If you would like to dry your nettle for tea, there are many options. The simplest way is to make a bouquet of nettles and hang it to a dry place with a string and let the blowing air do the job. Once it’s dry, it’s much safer to handle since it loses the ability to sting. However, the hairs are still there and can be irritating to the skin or give you a sliver if you’re not careful. You can tell they are ready to store in a glass jar when the stems snap. Make sure not to dry the nettle to the point where it loses its green colour and turn brown or black. It’s just fine to use fresh plant material to make tea, but a lot of people prefer the taste of dried nettle.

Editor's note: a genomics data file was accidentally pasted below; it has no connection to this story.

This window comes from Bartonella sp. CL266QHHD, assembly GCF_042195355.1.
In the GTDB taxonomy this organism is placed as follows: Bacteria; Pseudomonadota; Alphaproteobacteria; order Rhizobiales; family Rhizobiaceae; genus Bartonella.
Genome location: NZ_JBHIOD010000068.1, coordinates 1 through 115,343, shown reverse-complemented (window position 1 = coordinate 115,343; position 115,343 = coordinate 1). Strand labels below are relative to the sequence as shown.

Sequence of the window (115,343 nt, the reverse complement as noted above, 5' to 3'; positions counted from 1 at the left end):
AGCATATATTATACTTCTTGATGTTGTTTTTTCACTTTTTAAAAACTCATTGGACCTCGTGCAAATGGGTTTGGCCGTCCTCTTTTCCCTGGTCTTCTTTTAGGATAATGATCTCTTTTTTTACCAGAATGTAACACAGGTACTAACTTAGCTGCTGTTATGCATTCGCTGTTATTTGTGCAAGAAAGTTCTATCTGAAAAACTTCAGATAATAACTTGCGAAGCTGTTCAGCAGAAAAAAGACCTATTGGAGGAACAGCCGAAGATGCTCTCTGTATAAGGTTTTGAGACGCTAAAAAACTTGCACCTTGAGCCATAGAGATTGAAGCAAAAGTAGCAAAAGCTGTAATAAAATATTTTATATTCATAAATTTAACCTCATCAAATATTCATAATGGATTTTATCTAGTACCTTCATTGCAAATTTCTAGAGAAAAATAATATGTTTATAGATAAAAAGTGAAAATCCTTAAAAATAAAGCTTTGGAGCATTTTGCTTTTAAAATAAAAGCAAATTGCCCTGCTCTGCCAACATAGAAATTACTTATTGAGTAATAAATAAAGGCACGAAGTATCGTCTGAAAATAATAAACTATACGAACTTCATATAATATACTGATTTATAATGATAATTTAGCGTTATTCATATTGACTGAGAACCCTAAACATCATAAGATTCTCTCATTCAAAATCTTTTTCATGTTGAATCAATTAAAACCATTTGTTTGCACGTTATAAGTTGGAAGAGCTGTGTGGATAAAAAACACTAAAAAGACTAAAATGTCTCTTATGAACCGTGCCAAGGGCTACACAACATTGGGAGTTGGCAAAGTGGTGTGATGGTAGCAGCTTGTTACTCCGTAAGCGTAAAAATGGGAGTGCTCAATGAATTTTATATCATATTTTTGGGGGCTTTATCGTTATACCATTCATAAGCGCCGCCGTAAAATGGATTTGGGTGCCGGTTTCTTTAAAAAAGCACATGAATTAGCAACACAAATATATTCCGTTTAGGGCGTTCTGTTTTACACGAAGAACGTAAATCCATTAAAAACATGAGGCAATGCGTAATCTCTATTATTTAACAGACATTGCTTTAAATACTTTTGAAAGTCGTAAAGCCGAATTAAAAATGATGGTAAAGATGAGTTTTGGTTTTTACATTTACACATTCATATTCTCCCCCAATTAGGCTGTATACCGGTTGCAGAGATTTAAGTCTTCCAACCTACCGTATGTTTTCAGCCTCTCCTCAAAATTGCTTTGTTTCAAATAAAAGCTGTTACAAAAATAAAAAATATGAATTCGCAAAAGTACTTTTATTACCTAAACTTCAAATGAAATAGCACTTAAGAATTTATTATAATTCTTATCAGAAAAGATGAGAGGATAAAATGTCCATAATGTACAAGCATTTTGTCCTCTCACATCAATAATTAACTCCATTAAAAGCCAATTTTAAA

Freezing your nettle for use throughout the year is also possible. Just toss them into a food processor and process until finely chopped. Then, put them into freezer-safe containers and store until you need them. The mechanical action of the food processor will break the hollow hairs so they are unable to sting you. Some people recommend blanching the nettles (adding them to boiling water, plunging into ice water, then using). Many of the nutrients are lost to the water and thrown out when blanching. Experiment and you will find a way that works best for you and your family.

Stinging nettle can substitute for spinach in any cooked recipe (they lose their sting when cooked). You can add them to lasagna, make pasta with them, throw them in soups or stews, etc. Online recipes abound.